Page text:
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xxporkxsodaxx's avatar

Hard Drive not starting up, solutions?

Asked by xxporkxsodaxx (1386points) July 1st, 2010

My external hard drive isn’t spinning, it makes a really really light clicking noise with a little bit of charging noise like a high powered strobe light (also not too audible).

I know about places that can open up my drive and recover the data, but I really don’t want to pay 800 bones to get some non-vital data recovered.

Part 3—My Question: What are some solutions for a last time start up? I’ve got nothing to lose. Anything at all, I’ll try it, because I’m not sending it in to that repair place.

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13 Answers

DeanV's avatar

Sounds like it’s fried. When mine went the first thing I got was the audible clicking noise you’re talking about, and then it just went.

What OS are were you running on it? That would help if you want to try and save it now.

xxporkxsodaxx's avatar

It’s a Western Digital, my computer is a Mac OS X Leopard 10.5.8

DeanV's avatar

Can you boot from your CD that came with your computer and then open Disk Utility and see what it says, or if your drive even registers?

xxporkxsodaxx's avatar

I don’t think I have my Leopard disk with me, but I do know that it doesn’t even register when I plug it in. I can’t access it and it doesn’t show up on the list in Terminal.

DeanV's avatar

Ohhh… External. For some reason I had assumed it was internal and you couldn’t even boot into your OS.

If I were you, I’d take it to a computer store or Apple store just to see what they can do with it. I’d guess it’s shot and you may want to just buy a new one, but without the thing in front of me I really can’t be sure. Is it USB bus powered?

xxporkxsodaxx's avatar

No, it’s like 5 years old and big, it’s got an AC adapter. They told me to plug it straight into the wall and whatnot but still no luck.

I already got a new external, and I’m ready to move files if I can get my old one going one last time. So now I’m scrounging around looking for any possible solution, yet no luck.

I could try to make a recording for you if you want. That way you can hear the noises it’s making, what do you think?

PandoraBoxx's avatar

If you have nothing to lose, you could try this from Popular Mechanics.

EDIT: Just read it a little more closely, not applicable? but interesting, nonetheless.

aprilsimnel's avatar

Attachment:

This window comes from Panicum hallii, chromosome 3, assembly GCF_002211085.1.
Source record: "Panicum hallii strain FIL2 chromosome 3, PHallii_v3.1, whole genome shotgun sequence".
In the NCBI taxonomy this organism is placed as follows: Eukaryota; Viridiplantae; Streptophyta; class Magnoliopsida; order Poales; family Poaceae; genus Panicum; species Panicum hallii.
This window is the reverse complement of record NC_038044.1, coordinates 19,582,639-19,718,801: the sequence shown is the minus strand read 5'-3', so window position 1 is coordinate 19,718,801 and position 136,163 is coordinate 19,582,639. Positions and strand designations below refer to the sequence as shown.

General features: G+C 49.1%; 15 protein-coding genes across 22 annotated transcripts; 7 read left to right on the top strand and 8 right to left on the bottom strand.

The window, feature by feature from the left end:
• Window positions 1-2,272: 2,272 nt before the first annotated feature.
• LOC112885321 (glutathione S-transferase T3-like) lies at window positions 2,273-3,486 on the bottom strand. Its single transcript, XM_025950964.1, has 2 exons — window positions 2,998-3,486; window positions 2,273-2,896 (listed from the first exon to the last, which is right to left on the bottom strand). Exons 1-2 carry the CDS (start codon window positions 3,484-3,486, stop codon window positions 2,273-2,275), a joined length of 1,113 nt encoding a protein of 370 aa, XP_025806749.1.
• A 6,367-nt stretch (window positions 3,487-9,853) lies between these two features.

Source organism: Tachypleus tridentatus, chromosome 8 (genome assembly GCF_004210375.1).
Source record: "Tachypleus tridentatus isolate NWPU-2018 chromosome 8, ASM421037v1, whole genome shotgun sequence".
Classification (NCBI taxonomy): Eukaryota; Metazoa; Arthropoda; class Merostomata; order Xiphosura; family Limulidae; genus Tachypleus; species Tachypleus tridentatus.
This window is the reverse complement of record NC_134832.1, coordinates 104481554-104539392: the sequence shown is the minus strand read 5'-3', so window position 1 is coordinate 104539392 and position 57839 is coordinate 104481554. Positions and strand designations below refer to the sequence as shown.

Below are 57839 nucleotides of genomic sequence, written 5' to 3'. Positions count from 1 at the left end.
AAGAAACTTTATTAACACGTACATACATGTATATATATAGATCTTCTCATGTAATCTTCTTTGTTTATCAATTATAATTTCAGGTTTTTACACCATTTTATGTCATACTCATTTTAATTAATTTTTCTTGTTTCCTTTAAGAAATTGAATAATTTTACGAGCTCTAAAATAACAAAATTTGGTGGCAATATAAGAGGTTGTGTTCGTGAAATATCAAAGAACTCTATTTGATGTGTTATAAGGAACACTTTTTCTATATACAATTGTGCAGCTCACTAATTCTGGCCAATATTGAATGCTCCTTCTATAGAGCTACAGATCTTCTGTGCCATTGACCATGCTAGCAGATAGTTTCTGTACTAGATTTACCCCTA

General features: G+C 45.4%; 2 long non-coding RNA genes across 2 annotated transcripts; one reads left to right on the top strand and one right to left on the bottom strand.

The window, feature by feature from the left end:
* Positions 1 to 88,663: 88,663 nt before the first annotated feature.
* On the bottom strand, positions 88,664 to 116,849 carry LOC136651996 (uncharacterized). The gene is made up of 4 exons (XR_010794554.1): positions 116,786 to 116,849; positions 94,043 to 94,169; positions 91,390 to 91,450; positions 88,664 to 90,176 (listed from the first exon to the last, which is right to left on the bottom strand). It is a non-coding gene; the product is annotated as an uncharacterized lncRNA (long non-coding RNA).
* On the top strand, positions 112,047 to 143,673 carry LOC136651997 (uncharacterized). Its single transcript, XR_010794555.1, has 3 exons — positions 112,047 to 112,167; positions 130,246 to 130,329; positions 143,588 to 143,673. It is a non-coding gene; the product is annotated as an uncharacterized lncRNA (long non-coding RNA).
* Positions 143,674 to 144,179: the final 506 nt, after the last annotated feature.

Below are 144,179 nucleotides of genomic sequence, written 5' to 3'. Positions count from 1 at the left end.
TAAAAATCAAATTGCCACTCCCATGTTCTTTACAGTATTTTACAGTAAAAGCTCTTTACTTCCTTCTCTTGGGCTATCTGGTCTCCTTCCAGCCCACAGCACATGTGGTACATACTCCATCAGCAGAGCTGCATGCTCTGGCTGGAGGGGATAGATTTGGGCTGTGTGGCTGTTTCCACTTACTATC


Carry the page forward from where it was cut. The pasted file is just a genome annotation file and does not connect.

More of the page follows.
Western Digitals fail like this all the time. This happened to me last year. It’s dead. I’m sorry.

Response moderated (Spam)
ApolloX64's avatar

First Maxtor is bought up by Seagate right after Seagate started churning out drives made of swiss cheese, lost over a dozen of those over the past ten years, and now Western Digital is hacking up a lung with every other drive lost two 500GB drives in two weeks just a few months ago, soooo much anger. Our last bastion of solid drive manufacturing now lies with Hitachi.

SmashTheState's avatar

The click of death is a sign there’s probably mechanical damage. If you’re not prepared to shell out the money for data recovery and you’re going to toss the drive anyway, there’s a couple of things you can try. The techniques rely on freeing stuck moving parts, which is the cause iof the majority of dead drives, but they are not without risk and may damage the drive beyond recovery, so don’t try this if there is ANY possibility you may some day want to pay to have the data recovered by professionals.

The first technique is simply to freeze the drive. Stick it in your freezer for an hour or so until it’s literally ice-cold. Then plug it in and see if it’ll start. If it doesn’t, let the drive warm up to room temperature, and heat it with a hair dryer until it’s hot to the touch. Then plug it in and see if it’ll start. By doing this, you’re causing the metal parts to contract and expand, which may be enough to temporarily free a jammed drive head or spindle.

The second technique is, believe it or not, simply hitting it. Hard. Either give it a sharp bash with a hammer, or drop it on the floor. Again, this may cause a jammed drive head or spindle to temporarily free itself.

If you manage to get the drive working using either of these techniques, copy as much of your data as possible, as quickly as possible. These techniques, even if they work, will not work for long. In a best case scenario you may be able to keep the drive functional for long enough to get all your data off, but chances are the next time you try to boot the drive it will be permanently dead.

davidgro's avatar

@SmashTheState Has a great answer, just remember if you do the freezing thing to put it in a ziplock or something as much as you can both when it’s in and and when trying it afterward (to avoid condensation, or in this case frost)

BluRhino's avatar

I have had occasional luck with putting the drive (the drive only!) in the freezer for about 20–30 mins. Put in in a zip lock to keep frost off. Good luck!

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